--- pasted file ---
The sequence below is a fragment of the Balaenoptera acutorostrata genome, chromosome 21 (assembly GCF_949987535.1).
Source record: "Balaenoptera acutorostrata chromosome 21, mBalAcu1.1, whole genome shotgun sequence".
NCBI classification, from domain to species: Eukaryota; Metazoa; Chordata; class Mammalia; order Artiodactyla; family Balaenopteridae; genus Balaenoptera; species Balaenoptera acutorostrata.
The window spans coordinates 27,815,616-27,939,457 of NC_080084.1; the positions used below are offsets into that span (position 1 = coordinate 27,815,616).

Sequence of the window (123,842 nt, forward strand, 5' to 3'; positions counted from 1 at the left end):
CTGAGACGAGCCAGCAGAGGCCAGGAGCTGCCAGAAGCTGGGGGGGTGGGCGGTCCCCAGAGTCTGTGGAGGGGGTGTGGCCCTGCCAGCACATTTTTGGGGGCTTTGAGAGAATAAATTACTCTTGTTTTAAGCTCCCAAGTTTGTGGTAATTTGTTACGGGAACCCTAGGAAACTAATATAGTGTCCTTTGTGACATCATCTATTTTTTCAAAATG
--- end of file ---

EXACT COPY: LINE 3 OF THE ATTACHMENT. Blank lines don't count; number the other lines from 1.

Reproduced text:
NCBI classification, from domain to species: Eukaryota; Metazoa; Chordata; class Mammalia; order Artiodactyla; family Balaenopteridae; genus Balaenoptera; species Balaenoptera acutorostrata.